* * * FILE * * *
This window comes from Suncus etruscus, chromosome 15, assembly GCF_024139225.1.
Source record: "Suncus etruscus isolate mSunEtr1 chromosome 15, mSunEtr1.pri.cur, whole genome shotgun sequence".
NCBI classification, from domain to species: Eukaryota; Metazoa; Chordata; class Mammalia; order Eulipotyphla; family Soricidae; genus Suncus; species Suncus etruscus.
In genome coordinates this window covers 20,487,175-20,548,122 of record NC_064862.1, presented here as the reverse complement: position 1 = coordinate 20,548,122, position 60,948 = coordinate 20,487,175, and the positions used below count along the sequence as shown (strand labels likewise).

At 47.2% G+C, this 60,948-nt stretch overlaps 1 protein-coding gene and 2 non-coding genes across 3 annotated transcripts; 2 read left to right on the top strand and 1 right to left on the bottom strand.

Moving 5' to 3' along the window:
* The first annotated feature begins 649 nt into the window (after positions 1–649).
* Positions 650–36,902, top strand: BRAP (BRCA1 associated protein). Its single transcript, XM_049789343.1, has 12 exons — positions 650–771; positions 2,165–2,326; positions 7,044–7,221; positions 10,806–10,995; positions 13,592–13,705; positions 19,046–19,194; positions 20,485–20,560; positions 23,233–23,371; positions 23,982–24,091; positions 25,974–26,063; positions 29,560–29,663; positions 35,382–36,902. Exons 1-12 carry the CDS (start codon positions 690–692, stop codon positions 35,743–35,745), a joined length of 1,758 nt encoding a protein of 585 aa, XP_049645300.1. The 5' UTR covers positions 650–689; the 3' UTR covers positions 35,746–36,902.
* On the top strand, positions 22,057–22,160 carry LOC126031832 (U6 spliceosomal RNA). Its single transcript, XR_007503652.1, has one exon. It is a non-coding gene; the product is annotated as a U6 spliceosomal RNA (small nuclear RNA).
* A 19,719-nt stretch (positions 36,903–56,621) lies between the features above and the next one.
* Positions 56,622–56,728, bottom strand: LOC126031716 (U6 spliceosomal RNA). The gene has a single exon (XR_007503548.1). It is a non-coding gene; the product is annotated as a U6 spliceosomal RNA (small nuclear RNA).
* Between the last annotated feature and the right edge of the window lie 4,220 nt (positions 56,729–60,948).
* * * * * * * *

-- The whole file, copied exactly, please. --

This window comes from Suncus etruscus, chromosome 15, assembly GCF_024139225.1.
Source record: "Suncus etruscus isolate mSunEtr1 chromosome 15, mSunEtr1.pri.cur, whole genome shotgun sequence".
NCBI classification, from domain to species: Eukaryota; Metazoa; Chordata; class Mammalia; order Eulipotyphla; family Soricidae; genus Suncus; species Suncus etruscus.
In genome coordinates this window covers 20,487,175-20,548,122 of record NC_064862.1, presented here as the reverse complement: position 1 = coordinate 20,548,122, position 60,948 = coordinate 20,487,175, and the positions used below count along the sequence as shown (strand labels likewise).

At 47.2% G+C, this 60,948-nt stretch overlaps 1 protein-coding gene and 2 non-coding genes across 3 annotated transcripts; 2 read left to right on the top strand and 1 right to left on the bottom strand.

Moving 5' to 3' along the window:
* The first annotated feature begins 649 nt into the window (after positions 1–649).
* Positions 650–36,902, top strand: BRAP (BRCA1 associated protein). Its single transcript, XM_049789343.1, has 12 exons — positions 650–771; positions 2,165–2,326; positions 7,044–7,221; positions 10,806–10,995; positions 13,592–13,705; positions 19,046–19,194; positions 20,485–20,560; positions 23,233–23,371; positions 23,982–24,091; positions 25,974–26,063; positions 29,560–29,663; positions 35,382–36,902. Exons 1-12 carry the CDS (start codon positions 690–692, stop codon positions 35,743–35,745), a joined length of 1,758 nt encoding a protein of 585 aa, XP_049645300.1. The 5' UTR covers positions 650–689; the 3' UTR covers positions 35,746–36,902.
* On the top strand, positions 22,057–22,160 carry LOC126031832 (U6 spliceosomal RNA). Its single transcript, XR_007503652.1, has one exon. It is a non-coding gene; the product is annotated as a U6 spliceosomal RNA (small nuclear RNA).
* A 19,719-nt stretch (positions 36,903–56,621) lies between the features above and the next one.
* Positions 56,622–56,728, bottom strand: LOC126031716 (U6 spliceosomal RNA). The gene has a single exon (XR_007503548.1). It is a non-coding gene; the product is annotated as a U6 spliceosomal RNA (small nuclear RNA).
* Between the last annotated feature and the right edge of the window lie 4,220 nt (positions 56,729–60,948).